Since human action determines what will happen in the economy, you can’t predict with any certainty what will happen and when.
However, we can use the study of human action to make rational guesses about likely outcomes.
For example, if there is a law passed that says you can’t charge more than one dollar for a pound of bananas, we can take a good guess at what is likely to happen and how rational human beings will act.
In this case, we will likely see a shortage of bananas. People will likely buy more because of the mandated lower price. Meanwhile, supplies will diminish as sellers of bananas find it less profitable or perhaps not profitable at all.
This doesn’t mean shortages have to happen. Perhaps another factor will offset this new law, such as minimal demand for bananas regardless of price. Or perhaps someone will find a way to grow bananas at a lower cost.
In economics, a common phrase to go with these guesses is “if everything else stays the same.” In the case of the bananas, supplies would shrink if everything else stays the same. This means we can take a good guess that supplies will diminish — but they don't have to if other things don’t stay the same.
Of course, in the real world, nothing stays the same. There are all kinds of variables, precisely because we live in a changing world with individual human action. For this reason, it is always important to remember the phrase “if everything else stays the same.” We often have to guess at what the other important variables are, what they will do, and what effect they will have.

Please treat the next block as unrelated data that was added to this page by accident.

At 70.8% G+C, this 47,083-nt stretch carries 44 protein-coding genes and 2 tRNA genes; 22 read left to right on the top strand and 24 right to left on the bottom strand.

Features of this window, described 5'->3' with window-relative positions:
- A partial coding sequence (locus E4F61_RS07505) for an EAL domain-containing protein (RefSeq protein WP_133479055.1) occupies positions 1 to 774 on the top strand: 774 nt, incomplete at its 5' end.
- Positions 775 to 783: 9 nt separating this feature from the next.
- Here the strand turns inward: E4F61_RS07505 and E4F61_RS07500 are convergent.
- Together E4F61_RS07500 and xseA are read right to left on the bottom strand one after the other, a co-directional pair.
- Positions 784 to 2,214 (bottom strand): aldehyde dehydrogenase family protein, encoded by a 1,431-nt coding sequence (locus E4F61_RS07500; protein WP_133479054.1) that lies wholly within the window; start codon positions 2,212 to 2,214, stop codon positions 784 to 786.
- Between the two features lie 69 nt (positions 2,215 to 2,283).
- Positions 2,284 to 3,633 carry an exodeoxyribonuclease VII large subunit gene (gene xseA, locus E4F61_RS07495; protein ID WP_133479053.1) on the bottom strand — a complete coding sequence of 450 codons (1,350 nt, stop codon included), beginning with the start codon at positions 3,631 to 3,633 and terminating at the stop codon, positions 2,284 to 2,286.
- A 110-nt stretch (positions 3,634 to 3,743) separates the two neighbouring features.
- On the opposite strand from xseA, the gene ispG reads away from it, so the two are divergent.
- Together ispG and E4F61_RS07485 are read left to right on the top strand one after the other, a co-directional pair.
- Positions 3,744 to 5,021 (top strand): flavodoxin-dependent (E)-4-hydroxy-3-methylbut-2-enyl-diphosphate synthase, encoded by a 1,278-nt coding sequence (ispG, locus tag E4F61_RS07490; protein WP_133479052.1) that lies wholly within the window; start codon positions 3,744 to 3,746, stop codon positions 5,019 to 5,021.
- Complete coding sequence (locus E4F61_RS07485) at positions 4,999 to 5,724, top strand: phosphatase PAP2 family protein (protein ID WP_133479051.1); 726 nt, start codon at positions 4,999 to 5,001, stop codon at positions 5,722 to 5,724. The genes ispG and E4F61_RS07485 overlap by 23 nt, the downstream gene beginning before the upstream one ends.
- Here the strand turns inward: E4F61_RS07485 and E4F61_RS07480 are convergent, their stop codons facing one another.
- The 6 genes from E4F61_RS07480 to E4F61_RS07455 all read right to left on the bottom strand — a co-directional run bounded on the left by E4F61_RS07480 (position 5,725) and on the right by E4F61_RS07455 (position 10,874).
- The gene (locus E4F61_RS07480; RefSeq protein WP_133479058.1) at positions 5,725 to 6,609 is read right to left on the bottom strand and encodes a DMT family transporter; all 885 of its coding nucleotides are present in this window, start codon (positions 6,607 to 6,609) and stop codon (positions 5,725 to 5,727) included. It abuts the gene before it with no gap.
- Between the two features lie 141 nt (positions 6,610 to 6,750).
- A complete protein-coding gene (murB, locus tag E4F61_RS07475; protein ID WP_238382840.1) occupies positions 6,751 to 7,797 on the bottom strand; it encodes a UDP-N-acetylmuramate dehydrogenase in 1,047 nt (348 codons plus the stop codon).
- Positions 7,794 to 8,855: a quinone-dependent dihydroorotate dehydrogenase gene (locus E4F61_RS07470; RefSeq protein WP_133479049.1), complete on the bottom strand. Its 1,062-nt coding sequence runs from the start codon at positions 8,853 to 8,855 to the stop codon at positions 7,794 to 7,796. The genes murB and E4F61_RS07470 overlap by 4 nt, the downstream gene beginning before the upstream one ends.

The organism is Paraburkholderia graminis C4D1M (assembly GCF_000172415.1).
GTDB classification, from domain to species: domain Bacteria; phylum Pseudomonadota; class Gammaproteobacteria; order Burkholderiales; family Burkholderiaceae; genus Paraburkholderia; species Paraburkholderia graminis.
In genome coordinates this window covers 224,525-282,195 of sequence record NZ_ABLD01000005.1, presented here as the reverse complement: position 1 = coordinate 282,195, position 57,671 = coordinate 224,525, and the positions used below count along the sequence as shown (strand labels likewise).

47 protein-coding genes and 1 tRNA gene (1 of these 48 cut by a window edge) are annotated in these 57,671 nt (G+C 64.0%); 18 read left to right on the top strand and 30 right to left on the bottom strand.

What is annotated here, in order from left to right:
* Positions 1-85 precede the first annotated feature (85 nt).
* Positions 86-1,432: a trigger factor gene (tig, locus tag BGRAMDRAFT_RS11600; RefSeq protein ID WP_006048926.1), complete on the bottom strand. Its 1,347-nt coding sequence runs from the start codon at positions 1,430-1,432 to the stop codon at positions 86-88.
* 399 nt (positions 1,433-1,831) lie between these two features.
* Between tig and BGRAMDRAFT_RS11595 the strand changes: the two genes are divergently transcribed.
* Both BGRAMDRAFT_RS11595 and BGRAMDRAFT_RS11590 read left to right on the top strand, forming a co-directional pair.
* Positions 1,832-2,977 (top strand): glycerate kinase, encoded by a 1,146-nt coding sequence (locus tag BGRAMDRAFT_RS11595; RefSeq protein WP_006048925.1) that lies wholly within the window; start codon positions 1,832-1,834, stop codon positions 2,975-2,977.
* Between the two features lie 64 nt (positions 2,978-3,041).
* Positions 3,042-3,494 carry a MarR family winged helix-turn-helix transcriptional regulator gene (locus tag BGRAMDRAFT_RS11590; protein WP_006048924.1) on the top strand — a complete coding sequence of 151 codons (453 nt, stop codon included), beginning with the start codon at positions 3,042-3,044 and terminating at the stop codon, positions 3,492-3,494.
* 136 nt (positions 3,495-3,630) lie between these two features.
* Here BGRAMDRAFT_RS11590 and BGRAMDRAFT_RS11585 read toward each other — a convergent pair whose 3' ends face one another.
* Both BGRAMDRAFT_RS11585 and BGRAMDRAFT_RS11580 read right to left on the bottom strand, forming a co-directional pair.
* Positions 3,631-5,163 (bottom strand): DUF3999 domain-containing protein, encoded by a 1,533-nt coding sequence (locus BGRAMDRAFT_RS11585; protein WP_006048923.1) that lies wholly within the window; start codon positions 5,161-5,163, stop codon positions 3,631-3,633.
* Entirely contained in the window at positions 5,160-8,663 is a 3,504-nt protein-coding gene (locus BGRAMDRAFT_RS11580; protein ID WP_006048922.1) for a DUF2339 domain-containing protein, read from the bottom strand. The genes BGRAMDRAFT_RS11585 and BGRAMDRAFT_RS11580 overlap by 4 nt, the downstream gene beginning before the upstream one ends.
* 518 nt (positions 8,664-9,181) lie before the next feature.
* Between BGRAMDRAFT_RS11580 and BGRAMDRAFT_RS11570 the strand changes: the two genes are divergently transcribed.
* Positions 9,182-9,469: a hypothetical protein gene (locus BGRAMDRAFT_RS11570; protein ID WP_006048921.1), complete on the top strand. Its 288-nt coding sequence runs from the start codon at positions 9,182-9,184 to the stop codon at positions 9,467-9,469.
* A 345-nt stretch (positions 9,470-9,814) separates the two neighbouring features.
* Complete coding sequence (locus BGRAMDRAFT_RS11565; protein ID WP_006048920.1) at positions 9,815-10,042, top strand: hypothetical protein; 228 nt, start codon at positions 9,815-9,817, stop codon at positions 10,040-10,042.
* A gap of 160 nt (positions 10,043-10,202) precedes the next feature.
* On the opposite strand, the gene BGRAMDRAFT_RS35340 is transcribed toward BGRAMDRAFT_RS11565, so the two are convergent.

Monetary Inflation and Consumer Price Inflation
The last six years serve as a great example, and I think they taught this important lesson to many people, including Austrian school followers.
When we hit the fall of 2008 with the financial crisis, the Federal Reserve started creating money out of thin air at a staggering pace. It was like nothing Americans had ever seen in modern times. In a matter of five years, the Fed quadrupled the adjusted monetary base.
As this was occurring, some Austrians were predicting massive price inflation. It is understandable how they could come to this conclusion. With the money supply being increased so dramatically by the Fed, it is reasonable to think that consumer prices would follow in a rather short period of time.
That is, if everything else stayed the same. But the people who predicted massive price inflation learned this is rarely the case.